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Superoxide Anion Production in Influenza Protein-Activated NADPH Oxidase of Human Polymorphonuclear Leukocytes

D.J.S. Arora and M. Henrichon
The Journal of Infectious Diseases
Vol. 169, No. 5 (May, 1994), pp. 1129-1133
Published by: Oxford University Press
Stable URL: http://www.jstor.org/stable/30114019
Page Count: 5
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Superoxide Anion Production in Influenza Protein-Activated NADPH Oxidase of Human Polymorphonuclear Leukocytes
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Abstract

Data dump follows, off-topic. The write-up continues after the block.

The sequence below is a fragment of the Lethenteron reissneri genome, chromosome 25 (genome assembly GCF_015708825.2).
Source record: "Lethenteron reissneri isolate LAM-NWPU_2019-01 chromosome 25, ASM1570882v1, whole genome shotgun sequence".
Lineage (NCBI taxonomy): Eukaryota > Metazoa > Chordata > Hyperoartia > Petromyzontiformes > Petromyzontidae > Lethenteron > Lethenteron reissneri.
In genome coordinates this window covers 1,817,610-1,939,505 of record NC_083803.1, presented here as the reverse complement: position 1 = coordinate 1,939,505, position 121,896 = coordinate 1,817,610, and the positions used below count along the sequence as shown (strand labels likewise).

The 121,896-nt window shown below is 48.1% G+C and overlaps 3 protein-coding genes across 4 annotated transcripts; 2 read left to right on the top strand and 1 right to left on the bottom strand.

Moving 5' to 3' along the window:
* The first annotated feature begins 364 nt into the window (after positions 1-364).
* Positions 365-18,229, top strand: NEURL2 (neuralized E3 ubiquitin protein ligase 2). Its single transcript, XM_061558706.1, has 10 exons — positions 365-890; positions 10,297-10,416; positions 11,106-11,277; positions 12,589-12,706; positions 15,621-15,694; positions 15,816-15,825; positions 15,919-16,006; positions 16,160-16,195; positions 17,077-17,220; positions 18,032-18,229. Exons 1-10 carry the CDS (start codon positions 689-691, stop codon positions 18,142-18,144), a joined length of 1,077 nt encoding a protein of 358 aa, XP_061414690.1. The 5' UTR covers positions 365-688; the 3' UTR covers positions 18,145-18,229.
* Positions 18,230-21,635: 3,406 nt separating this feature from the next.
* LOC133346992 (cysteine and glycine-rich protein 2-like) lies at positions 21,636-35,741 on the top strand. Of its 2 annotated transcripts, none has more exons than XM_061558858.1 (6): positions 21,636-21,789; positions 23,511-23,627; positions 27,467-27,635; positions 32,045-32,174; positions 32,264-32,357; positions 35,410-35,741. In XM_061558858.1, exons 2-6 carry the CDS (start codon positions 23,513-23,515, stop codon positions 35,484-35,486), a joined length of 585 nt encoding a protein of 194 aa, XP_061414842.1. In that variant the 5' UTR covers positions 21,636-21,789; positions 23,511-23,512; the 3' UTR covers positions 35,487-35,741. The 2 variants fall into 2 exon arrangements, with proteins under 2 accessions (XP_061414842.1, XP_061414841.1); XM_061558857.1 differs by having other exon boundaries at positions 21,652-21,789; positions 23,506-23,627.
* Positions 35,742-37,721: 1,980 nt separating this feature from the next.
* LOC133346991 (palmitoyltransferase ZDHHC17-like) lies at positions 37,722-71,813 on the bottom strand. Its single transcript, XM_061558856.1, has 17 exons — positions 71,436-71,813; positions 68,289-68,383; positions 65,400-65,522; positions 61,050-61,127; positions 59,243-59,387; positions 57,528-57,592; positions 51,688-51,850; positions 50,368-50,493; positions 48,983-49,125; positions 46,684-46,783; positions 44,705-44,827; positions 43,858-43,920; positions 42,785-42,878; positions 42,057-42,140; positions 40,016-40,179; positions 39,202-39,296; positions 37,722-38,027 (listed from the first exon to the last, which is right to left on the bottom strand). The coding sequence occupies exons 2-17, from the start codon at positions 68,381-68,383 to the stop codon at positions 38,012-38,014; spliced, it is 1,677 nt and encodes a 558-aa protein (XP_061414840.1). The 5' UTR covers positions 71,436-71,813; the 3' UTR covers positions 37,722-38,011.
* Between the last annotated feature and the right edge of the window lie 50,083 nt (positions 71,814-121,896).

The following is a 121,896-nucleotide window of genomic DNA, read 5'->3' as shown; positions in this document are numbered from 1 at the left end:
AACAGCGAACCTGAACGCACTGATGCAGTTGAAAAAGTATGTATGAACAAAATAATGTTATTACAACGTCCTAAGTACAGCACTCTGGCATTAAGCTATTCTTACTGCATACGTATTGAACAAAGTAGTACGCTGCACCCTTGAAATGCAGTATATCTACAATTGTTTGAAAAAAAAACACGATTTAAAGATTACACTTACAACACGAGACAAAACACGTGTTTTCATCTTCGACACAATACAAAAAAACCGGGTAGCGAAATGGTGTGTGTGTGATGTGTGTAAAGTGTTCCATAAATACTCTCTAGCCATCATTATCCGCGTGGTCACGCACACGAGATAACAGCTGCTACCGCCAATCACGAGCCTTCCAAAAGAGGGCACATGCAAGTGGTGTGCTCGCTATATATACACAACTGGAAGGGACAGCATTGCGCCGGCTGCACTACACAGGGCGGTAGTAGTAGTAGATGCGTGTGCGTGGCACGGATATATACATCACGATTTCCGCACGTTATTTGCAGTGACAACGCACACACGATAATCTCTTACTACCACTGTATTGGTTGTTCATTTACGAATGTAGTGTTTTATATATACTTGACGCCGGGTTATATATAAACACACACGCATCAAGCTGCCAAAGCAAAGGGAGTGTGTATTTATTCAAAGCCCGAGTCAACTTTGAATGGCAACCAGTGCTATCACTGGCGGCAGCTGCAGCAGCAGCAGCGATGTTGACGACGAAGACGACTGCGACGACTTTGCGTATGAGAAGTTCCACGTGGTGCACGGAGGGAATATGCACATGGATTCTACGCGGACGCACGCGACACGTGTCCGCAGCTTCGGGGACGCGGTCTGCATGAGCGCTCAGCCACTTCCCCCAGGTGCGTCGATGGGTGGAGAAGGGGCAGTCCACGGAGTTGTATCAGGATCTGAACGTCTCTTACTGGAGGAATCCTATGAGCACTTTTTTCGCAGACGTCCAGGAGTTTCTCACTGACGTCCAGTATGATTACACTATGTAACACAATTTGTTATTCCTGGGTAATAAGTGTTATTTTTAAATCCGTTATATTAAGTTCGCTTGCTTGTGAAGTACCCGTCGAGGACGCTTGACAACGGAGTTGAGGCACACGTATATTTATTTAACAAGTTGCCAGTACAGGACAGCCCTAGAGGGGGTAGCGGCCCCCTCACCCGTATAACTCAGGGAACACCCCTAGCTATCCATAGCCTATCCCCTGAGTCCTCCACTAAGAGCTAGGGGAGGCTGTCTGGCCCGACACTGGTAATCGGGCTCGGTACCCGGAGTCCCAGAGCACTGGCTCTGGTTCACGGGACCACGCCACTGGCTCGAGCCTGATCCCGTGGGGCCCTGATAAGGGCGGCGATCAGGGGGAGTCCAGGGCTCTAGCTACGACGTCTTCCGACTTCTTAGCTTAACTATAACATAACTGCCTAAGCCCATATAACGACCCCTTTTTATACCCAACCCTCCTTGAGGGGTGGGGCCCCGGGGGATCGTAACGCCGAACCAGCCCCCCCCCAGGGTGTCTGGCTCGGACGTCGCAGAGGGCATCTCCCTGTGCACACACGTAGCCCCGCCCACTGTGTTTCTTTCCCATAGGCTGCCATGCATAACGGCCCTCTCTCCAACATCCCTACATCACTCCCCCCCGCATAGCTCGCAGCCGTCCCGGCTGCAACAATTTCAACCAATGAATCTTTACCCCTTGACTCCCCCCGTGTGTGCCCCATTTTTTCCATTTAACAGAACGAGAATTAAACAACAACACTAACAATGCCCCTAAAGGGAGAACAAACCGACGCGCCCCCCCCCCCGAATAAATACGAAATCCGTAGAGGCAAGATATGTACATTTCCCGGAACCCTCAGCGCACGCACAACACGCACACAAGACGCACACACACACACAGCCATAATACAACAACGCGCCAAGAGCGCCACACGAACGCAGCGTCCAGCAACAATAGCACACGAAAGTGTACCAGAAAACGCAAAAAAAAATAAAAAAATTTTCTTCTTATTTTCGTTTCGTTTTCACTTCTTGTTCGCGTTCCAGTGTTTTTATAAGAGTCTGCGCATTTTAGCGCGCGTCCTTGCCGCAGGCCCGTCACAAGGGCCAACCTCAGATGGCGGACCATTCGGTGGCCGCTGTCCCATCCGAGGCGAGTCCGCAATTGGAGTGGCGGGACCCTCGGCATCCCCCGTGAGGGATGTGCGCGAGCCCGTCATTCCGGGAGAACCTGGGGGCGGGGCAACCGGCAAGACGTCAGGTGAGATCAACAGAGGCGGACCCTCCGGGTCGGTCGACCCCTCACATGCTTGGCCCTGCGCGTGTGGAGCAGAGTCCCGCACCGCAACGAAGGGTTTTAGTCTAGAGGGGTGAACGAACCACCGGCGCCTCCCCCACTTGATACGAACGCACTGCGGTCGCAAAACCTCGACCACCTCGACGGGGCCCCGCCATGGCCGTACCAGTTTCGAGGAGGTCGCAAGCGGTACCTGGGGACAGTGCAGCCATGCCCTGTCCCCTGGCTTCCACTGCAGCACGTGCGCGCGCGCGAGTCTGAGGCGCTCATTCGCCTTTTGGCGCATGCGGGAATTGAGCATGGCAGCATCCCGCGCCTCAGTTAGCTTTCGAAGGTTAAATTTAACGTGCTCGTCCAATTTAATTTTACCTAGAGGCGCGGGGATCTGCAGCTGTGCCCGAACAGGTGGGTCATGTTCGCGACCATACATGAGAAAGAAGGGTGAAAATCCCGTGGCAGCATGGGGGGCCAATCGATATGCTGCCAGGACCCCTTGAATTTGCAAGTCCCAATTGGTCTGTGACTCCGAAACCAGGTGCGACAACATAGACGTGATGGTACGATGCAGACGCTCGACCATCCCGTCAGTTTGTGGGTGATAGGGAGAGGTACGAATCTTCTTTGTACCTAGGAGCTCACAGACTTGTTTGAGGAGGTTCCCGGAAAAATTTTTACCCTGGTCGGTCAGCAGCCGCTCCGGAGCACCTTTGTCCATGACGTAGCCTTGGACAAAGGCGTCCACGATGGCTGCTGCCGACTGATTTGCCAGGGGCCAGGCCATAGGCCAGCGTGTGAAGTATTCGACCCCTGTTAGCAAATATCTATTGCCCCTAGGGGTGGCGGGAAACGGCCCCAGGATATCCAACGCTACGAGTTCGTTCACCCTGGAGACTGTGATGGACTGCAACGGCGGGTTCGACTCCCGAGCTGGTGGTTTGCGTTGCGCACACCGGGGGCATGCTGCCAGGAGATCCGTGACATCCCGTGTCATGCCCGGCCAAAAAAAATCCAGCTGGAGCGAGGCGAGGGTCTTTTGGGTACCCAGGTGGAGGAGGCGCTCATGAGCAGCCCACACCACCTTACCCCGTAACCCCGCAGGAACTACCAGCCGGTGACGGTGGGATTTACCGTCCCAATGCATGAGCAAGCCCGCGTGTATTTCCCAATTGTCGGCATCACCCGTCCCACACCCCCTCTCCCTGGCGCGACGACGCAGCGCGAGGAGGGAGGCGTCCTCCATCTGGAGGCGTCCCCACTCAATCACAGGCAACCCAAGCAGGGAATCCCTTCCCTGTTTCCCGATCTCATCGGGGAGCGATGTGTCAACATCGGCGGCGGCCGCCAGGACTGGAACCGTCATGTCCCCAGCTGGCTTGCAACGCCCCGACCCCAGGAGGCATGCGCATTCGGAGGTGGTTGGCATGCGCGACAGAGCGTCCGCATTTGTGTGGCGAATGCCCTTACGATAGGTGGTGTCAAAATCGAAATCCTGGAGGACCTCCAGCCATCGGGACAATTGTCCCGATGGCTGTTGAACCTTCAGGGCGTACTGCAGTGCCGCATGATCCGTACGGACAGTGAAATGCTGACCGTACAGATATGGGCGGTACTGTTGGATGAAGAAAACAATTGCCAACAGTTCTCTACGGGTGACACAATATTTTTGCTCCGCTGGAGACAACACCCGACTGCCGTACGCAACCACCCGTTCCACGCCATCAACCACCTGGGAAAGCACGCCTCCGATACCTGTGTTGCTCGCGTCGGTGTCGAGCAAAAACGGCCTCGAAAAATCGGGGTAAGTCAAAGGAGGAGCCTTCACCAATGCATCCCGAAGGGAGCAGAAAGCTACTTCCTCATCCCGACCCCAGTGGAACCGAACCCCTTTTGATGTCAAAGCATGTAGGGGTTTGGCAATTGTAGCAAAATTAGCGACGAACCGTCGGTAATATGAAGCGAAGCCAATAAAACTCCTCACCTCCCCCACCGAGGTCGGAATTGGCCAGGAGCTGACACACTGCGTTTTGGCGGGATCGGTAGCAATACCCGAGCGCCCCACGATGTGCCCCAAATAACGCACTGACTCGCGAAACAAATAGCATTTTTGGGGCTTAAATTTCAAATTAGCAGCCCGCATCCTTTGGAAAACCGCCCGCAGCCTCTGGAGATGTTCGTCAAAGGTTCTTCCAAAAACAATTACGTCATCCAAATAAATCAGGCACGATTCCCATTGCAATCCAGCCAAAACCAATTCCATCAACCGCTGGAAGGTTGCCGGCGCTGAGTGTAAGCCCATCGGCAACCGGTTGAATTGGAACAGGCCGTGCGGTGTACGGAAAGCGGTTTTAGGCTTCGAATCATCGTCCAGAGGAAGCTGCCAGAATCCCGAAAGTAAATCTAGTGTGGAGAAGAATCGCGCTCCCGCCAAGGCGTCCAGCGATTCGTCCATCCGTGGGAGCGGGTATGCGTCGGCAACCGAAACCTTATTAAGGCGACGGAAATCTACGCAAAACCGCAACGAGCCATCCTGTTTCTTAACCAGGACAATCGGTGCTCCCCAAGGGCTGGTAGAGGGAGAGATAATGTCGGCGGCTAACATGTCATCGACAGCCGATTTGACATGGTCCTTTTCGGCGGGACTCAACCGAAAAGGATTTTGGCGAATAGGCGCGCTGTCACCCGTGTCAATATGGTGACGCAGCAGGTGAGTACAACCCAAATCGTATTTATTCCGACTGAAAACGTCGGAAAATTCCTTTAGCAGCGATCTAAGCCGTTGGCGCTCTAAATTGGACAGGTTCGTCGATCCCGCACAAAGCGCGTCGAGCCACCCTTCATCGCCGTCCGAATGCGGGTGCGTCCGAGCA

There are conflicting reports regarding superoxide anion O₂⁻ production by human polymorphonuclear leukocytes (PMNL) that have been activated by influenza virus. In the present study, the output of O₂⁻ was determined by measuring superoxide dismutase-inhibitable cytochrome c reduction. Incubation of PMNL with purified influenza matrix (M) protein, neuraminidase (NA), or hemagglutinin (HA) enhanced the production of O₂⁻: 4.93 nmol of O₂⁻/4 X $10^5$cells/15 min was produced with M protein, 5.20 with NA, and 6.89 with HA. These values were significantly higher (P <.05) than that for untreated PMNL (1.51). Both nonglycosylated and glycosylated proteins had the potential to generate O₂⁻ in human PMNL. Neither the hemagglutinating activity of HA nor the enzymatic activity of NA were necessary for viral protein activation of PMNL.

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